In 2009, with the introduction of the S 1000 RR, BMW began to participate in the FIM Superbike World Championship. The factory team had relative success, especially when considering that this was BMW’s first supersport motorcycle. Though the factory team no longer exists, BMW Motorrad Motorsport still provides “support and technical know-how” to teams in the competition.
However, in motorcycle sport, the pinnacle of competition is MotoGP. MotoGP is much like the motorcycle equivalent of Formula 1, except that it’s viewership is increasing whereas Formula 1 viewership is decreasing, according to NBC Sports.
As a consequence, competition in MotoGP is significantly more costly than in the Superbike World Championship. Bikes in the latter are road going machines which are modified for racing purposes. MotoGP bikes are purpose built for racing and require massive investment in research and development on a continuous basis.
Though the cost is much steeper, the exposure too is. In fact, MotoGP was able to achieve record global TV coverage in 2015. With a ‘star’ rider, a BMW MotoGP team could be massively beneficial to the BMW Motorrad brand, particularly as it expands into the sport segment of the premium motorcycle market. As I’ve already mentioned, it could also be a great financial burden.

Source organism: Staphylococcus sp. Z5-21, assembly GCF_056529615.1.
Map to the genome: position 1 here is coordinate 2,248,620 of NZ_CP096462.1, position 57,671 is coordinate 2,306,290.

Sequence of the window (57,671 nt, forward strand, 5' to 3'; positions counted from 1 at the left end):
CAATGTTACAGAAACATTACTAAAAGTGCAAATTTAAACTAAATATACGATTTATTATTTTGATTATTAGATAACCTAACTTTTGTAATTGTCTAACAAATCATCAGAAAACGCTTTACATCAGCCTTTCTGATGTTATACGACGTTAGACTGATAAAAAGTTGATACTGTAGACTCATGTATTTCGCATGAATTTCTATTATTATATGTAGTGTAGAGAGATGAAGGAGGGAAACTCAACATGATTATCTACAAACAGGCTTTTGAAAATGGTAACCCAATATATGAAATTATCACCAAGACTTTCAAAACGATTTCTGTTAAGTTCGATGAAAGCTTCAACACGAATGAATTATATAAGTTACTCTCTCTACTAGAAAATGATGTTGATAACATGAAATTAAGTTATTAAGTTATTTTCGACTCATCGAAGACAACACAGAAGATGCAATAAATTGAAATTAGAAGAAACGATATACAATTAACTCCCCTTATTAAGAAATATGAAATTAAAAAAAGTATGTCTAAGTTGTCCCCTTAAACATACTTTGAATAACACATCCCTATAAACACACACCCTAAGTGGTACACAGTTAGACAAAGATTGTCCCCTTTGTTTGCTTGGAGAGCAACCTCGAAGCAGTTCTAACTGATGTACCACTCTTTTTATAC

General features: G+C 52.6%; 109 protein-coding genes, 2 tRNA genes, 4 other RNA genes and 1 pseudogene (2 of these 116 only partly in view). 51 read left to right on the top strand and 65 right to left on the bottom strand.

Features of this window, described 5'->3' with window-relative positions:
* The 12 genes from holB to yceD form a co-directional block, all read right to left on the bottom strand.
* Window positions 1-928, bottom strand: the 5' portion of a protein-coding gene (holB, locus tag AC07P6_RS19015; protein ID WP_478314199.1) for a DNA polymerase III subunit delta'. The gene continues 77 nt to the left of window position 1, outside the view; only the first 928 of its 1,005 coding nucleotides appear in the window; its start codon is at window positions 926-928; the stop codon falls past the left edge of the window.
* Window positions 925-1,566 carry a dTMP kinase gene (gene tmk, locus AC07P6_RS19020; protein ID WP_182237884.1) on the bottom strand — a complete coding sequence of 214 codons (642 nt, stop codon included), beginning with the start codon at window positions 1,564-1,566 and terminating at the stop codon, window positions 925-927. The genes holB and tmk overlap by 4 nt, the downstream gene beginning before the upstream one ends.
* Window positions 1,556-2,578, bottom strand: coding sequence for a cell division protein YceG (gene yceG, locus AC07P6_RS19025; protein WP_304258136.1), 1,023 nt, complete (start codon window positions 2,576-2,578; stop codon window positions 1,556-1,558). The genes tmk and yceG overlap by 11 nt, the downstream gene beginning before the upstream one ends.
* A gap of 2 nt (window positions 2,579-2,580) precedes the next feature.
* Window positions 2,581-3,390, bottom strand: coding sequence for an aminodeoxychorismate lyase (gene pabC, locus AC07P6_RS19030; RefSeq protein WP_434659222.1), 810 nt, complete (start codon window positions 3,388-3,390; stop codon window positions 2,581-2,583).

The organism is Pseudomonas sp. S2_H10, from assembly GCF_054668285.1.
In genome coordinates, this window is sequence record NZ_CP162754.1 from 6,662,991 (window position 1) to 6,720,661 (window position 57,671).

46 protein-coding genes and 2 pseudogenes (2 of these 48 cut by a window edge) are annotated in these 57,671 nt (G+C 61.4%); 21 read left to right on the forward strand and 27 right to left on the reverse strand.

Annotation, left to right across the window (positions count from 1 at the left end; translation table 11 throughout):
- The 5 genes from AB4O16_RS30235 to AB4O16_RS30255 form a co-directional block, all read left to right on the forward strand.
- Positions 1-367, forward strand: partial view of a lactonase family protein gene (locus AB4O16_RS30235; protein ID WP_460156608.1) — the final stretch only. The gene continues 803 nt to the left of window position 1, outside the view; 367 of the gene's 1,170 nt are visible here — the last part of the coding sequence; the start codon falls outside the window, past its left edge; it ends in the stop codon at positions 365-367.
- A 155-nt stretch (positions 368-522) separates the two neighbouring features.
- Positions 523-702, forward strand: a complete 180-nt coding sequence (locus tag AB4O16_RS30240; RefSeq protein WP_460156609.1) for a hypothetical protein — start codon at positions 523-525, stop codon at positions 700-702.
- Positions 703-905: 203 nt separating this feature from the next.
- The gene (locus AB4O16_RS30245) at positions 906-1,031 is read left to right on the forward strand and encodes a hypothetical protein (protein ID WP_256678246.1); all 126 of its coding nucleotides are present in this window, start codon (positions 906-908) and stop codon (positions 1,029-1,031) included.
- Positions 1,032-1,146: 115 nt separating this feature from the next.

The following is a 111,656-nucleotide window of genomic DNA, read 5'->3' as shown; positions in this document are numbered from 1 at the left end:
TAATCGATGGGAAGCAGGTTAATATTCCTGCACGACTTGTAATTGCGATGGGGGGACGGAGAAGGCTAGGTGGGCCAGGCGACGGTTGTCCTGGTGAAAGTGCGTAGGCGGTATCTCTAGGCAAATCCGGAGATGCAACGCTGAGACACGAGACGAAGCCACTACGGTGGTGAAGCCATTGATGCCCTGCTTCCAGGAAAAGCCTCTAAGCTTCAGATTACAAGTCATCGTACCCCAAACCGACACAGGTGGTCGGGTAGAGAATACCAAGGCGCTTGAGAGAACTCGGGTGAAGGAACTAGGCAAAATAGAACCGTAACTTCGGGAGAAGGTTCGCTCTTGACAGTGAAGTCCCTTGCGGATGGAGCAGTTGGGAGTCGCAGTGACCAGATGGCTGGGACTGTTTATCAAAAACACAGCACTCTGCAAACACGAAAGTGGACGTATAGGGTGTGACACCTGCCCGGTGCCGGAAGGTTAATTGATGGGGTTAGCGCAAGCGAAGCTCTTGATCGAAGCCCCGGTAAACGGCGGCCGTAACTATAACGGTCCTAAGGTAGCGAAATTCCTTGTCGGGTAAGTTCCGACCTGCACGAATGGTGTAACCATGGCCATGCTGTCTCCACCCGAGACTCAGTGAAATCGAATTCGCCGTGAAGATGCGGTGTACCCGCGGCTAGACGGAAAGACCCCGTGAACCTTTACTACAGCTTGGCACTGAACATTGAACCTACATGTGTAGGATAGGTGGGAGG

Former BMW Motorrad CEO, Hendrik von Kuenheim, said previously on the subject, “MotoGP is the most watched motorcycle racing in the world. Next to F1, it is the benchmark for motor racing. But if you look at individual races and the number of spectators attending, such as in Jerez or Assen, there is no race in F1 in the world that even comes close to the number of spectators.” He then said, “it’s a clear platform for us…our engine, with the bore as well as the one liter displacement, is very suited to MotoGP racing.” However, he concluded “racing is expensive, so we have to think about it!”
Kuenheim’s replacement, Stephan Schaller, doesn’t share his predecessor’s view of the matter. Schaller, too, oversaw the elimination of company’s factory team in WSBK. When asked about what the future holds for BMW Motorrad and racing, Schaller exclaimed, “Let me clearly state this – we will definitely not establish our road racing factory team again, neither for MotoGP, nor for World Superbike.”
Clearly, this is a very complex determination to make, with very many facets to it. The big question is, which gentleman is right? Schaller or Kuenheim? Kuenheim’s establishment of the factory racing team and participation in motorsport added much credibility to the brand’s new sport bike and sporty image, arguably leading the S 1000 RR to be a commercial success. Schaller, feeling that the objective was already achieved, saw no reason to maintain such an expenditure and certainly no reason to increase it to participate in MotoGP. Schaller, instead, sought to redirect that expenditure into product development and “customer support.”
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